Mar 12, 2019, 11:10 AM
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duplicate post
Last edited by lincoln; Mar 12, 2019 at 08:38 PM. Reason: duplicate post
Mar 12, 2019, 11:11 AM
Registered User
BTW, Warner's article can be found on line someplace.
Mar 12, 2019, 12:59 PM
Registered User
Quote:
Originally Posted by UncleJesse
It was slightly better than the SkyStreak, but the sticky film that covers the wings started shifting and got messed up very quickly. Those things don't seem to be worth the effort either - 2 hr build for 2 hr of total flying time and a 50ft run, max. Is there something that can fly for say 100+ ft. / 10+ seconds, and can last a bit longer but without the complexity of the "real" stick and tissue models?
I picked up some Jetfire that can be modified, easily from the hey kid series.
Heres the post I found them on in vintage old timer designs
Mar 12, 2019, 01:37 PM
B for Bruce
BMatthews's Avatar
As you said she's excited about just going 10 or 15 feet. So were we when we were that age.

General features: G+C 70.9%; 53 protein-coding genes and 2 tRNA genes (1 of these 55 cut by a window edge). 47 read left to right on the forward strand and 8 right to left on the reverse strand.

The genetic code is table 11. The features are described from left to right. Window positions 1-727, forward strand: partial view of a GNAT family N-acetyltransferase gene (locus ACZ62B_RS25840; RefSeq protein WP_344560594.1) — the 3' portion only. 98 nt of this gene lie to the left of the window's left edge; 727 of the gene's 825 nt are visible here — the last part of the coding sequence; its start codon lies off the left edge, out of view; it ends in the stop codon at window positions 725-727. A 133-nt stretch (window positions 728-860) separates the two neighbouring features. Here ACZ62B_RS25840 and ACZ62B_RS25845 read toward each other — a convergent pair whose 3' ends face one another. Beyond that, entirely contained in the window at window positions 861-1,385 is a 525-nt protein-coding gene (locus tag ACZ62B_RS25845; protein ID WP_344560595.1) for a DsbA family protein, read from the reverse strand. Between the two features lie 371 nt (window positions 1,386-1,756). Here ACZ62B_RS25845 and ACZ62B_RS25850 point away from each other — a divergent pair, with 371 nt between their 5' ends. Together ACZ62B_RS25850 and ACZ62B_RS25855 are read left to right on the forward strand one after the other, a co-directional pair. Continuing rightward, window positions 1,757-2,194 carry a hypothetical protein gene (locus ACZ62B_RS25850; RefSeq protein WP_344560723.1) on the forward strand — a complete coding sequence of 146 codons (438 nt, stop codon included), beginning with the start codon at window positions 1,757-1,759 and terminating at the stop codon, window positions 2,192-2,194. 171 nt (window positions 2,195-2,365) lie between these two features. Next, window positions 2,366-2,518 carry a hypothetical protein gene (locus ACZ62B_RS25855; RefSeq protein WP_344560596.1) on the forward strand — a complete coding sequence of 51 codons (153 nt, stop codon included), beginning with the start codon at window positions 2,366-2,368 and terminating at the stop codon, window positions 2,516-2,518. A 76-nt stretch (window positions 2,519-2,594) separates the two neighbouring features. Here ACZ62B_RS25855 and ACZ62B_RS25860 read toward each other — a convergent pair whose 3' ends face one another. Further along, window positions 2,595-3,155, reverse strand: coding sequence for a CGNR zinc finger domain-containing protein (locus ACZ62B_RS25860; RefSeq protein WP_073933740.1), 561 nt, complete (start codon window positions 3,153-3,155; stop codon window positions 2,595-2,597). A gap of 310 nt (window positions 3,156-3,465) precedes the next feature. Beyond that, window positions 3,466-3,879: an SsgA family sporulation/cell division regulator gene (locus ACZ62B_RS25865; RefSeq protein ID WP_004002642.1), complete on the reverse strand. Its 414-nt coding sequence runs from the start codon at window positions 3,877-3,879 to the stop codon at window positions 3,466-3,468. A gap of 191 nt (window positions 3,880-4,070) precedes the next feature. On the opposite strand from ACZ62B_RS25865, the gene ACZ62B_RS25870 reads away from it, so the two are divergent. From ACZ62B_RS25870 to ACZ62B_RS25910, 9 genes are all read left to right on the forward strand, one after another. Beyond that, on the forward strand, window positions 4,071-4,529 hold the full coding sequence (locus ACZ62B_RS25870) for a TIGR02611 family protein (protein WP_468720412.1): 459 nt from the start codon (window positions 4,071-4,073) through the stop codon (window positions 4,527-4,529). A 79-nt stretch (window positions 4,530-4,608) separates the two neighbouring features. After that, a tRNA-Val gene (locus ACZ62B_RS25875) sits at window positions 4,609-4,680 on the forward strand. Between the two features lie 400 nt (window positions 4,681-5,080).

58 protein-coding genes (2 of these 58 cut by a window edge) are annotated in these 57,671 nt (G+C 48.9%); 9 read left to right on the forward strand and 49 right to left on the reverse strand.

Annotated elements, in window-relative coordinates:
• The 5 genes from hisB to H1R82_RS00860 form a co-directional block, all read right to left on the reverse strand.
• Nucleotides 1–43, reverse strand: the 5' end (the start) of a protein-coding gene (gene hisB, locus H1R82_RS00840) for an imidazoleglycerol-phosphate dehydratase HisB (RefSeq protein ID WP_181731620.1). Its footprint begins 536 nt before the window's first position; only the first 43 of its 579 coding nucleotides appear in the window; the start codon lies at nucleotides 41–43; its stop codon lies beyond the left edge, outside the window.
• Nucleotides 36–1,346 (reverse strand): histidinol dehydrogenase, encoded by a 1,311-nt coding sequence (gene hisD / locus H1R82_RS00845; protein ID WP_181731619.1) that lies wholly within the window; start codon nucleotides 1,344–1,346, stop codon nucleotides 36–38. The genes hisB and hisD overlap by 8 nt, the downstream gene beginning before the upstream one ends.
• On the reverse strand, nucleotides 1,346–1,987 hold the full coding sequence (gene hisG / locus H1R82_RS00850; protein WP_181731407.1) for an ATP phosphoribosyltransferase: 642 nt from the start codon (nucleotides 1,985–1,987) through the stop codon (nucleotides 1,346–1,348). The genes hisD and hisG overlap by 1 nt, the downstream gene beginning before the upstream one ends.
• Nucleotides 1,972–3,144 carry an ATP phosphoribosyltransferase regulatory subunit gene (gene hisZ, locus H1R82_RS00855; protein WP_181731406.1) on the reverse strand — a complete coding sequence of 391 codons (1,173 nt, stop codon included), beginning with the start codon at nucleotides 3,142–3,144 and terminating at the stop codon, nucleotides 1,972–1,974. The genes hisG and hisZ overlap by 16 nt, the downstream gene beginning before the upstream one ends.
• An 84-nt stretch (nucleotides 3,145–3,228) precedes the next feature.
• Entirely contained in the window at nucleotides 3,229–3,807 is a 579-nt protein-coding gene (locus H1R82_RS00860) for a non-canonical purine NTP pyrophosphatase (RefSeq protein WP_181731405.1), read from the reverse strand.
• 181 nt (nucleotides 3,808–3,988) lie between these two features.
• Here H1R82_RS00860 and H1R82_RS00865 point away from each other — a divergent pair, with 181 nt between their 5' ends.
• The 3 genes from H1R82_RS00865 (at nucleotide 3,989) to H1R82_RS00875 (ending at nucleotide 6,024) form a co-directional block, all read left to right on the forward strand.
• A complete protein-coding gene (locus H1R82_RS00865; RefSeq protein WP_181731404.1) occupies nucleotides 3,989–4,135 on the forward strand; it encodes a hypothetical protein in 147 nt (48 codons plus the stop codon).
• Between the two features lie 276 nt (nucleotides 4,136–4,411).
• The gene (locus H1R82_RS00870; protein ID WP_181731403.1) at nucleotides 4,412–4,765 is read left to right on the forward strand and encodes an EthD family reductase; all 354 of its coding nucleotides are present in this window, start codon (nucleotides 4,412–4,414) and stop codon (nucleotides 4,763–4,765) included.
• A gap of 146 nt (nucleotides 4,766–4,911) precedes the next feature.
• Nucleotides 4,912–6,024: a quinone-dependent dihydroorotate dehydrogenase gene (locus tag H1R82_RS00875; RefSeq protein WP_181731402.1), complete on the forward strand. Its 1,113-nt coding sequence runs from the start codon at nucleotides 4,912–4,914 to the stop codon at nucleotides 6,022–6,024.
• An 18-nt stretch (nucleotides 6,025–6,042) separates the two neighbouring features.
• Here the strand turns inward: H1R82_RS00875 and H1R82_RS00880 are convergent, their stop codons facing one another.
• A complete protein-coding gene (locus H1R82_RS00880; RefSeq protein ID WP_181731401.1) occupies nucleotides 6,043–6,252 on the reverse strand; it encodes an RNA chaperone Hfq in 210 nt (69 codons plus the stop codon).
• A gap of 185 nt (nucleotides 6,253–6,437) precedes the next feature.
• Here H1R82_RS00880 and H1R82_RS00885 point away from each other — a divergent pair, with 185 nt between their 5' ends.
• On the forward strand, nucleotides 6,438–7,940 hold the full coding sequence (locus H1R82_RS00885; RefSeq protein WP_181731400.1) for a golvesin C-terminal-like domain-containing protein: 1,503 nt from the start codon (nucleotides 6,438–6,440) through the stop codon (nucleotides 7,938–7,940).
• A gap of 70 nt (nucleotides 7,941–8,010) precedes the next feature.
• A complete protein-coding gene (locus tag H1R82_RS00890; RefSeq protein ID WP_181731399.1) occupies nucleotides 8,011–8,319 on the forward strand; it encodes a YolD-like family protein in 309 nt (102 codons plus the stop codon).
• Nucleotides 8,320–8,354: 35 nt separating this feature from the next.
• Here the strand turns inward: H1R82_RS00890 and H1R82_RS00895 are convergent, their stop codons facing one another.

How about rubber power without the problems of winding motors or dealing with propellers?

An elastic launched catapult glider is still rubber powered. And far less ground equipment needed to deal with it.

The usual click together stuff uses wood that is too thin to really stand up to a young one's "love". But if you make your own catapult models they can be quite durable and fly really well. But it does mean ordering up or finding a local supply of acceptable balsa.... as in not the stuff I've often seen at the local Michel's craft stores which is so heavy I'm pretty sure it won't float in water.....

If you're game it would not be hard to come up with a bird like glider or a Cessna style glider with a 10 to 12" span. You'd want a couple of sheets of 1/16, a couple of sheets of 3/32 and one sheet of good strong hard (Michel's grade ) 1/4" for making tough fuselages. If you're game we can supply building plans.
Mar 12, 2019, 02:22 PM
Registered User
I would recommend anyone wanting to experiment with model aviation, begin those efforts with Frank Ziac's wonderful" Thermic 18" all balsa hand launch glider. I built my first one when I was 9 and it cost 25 cents. (soon went to 35 cents, but came in actual box). Even built badly, it will fly successfully. I couldn't begin to count how many I've built since 1959. Last one was about 10 years ago. If you follow the trim instructions on the plan, it will launch in an overhead half loop. At top, it will roll upright and start glide. THEN YOU CHASE IT!